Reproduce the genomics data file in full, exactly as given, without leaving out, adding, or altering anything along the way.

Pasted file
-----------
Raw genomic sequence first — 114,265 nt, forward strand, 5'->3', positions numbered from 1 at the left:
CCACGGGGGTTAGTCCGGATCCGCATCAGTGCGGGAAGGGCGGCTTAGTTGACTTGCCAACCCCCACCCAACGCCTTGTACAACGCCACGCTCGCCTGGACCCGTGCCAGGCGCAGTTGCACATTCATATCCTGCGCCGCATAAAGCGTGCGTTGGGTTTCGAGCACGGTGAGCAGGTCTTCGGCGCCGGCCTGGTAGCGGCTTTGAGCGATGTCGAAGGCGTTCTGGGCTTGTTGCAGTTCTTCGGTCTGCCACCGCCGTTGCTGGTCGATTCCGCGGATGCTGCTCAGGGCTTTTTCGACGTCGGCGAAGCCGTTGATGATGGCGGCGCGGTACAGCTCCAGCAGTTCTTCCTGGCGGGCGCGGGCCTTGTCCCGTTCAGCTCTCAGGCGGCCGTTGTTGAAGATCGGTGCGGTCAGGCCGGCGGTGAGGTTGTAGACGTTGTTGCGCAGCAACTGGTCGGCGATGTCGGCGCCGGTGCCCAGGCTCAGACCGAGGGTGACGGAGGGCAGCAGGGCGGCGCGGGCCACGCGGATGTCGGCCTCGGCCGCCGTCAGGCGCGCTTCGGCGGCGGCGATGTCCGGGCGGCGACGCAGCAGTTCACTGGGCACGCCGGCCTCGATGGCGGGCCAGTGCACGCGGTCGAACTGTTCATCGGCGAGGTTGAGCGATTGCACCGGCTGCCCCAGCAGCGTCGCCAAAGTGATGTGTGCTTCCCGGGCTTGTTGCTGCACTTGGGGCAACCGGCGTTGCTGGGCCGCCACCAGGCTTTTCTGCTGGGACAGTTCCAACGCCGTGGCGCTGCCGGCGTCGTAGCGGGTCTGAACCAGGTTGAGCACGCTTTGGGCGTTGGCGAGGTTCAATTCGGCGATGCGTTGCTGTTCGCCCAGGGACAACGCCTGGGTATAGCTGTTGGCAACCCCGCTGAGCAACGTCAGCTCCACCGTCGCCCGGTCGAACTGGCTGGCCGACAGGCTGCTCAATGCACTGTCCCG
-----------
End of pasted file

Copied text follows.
Raw genomic sequence first — 114,265 nt, forward strand, 5'->3', positions numbered from 1 at the left:
CCACGGGGGTTAGTCCGGATCCGCATCAGTGCGGGAAGGGCGGCTTAGTTGACTTGCCAACCCCCACCCAACGCCTTGTACAACGCCACGCTCGCCTGGACCCGTGCCAGGCGCAGTTGCACATTCATATCCTGCGCCGCATAAAGCGTGCGTTGGGTTTCGAGCACGGTGAGCAGGTCTTCGGCGCCGGCCTGGTAGCGGCTTTGAGCGATGTCGAAGGCGTTCTGGGCTTGTTGCAGTTCTTCGGTCTGCCACCGCCGTTGCTGGTCGATTCCGCGGATGCTGCTCAGGGCTTTTTCGACGTCGGCGAAGCCGTTGATGATGGCGGCGCGGTACAGCTCCAGCAGTTCTTCCTGGCGGGCGCGGGCCTTGTCCCGTTCAGCTCTCAGGCGGCCGTTGTTGAAGATCGGTGCGGTCAGGCCGGCGGTGAGGTTGTAGACGTTGTTGCGCAGCAACTGGTCGGCGATGTCGGCGCCGGTGCCCAGGCTCAGACCGAGGGTGACGGAGGGCAGCAGGGCGGCGCGGGCCACGCGGATGTCGGCCTCGGCCGCCGTCAGGCGCGCTTCGGCGGCGGCGATGTCCGGGCGGCGACGCAGCAGTTCACTGGGCACGCCGGCCTCGATGGCGGGCCAGTGCACGCGGTCGAACTGTTCATCGGCGAGGTTGAGCGATTGCACCGGCTGCCCCAGCAGCGTCGCCAAAGTGATGTGTGCTTCCCGGGCTTGTTGCTGCACTTGGGGCAACCGGCGTTGCTGGGCCGCCACCAGGCTTTTCTGCTGGGACAGTTCCAACGCCGTGGCGCTGCCGGCGTCGTAGCGGGTCTGAACCAGGTTGAGCACGCTTTGGGCGTTGGCGAGGTTCAATTCGGCGATGCGTTGCTGTTCGCCCAGGGACAACGCCTGGGTATAGCTGTTGGCAACCCCGCTGAGCAACGTCAGCTCCACCGTCGCCCGGTCGAACTGGCTGGCCGACAGGCTGCTCAATGCACTGTCCCG